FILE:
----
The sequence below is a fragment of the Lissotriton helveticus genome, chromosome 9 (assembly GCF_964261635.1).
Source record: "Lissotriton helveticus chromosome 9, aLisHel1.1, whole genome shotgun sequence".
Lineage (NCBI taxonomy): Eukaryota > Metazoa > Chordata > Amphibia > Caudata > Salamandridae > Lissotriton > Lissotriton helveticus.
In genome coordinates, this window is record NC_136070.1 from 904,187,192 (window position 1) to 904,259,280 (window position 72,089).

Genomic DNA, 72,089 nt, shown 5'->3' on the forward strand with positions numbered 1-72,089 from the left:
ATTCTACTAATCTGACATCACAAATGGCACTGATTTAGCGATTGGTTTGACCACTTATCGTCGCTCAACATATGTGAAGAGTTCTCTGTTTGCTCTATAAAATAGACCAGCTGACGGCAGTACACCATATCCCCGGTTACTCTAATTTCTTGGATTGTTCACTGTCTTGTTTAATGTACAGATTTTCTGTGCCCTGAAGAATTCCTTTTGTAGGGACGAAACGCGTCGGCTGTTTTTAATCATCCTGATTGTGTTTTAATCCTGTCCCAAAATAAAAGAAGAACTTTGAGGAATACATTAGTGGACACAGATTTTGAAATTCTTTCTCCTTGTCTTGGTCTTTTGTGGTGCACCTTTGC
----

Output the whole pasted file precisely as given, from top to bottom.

The sequence below is a fragment of the Lissotriton helveticus genome, chromosome 9 (assembly GCF_964261635.1).
Source record: "Lissotriton helveticus chromosome 9, aLisHel1.1, whole genome shotgun sequence".
Lineage (NCBI taxonomy): Eukaryota > Metazoa > Chordata > Amphibia > Caudata > Salamandridae > Lissotriton > Lissotriton helveticus.
In genome coordinates, this window is record NC_136070.1 from 904,187,192 (window position 1) to 904,259,280 (window position 72,089).

Genomic DNA, 72,089 nt, shown 5'->3' on the forward strand with positions numbered 1-72,089 from the left:
ATTCTACTAATCTGACATCACAAATGGCACTGATTTAGCGATTGGTTTGACCACTTATCGTCGCTCAACATATGTGAAGAGTTCTCTGTTTGCTCTATAAAATAGACCAGCTGACGGCAGTACACCATATCCCCGGTTACTCTAATTTCTTGGATTGTTCACTGTCTTGTTTAATGTACAGATTTTCTGTGCCCTGAAGAATTCCTTTTGTAGGGACGAAACGCGTCGGCTGTTTTTAATCATCCTGATTGTGTTTTAATCCTGTCCCAAAATAAAAGAAGAACTTTGAGGAATACATTAGTGGACACAGATTTTGAAATTCTTTCTCCTTGTCTTGGTCTTTTGTGGTGCACCTTTGC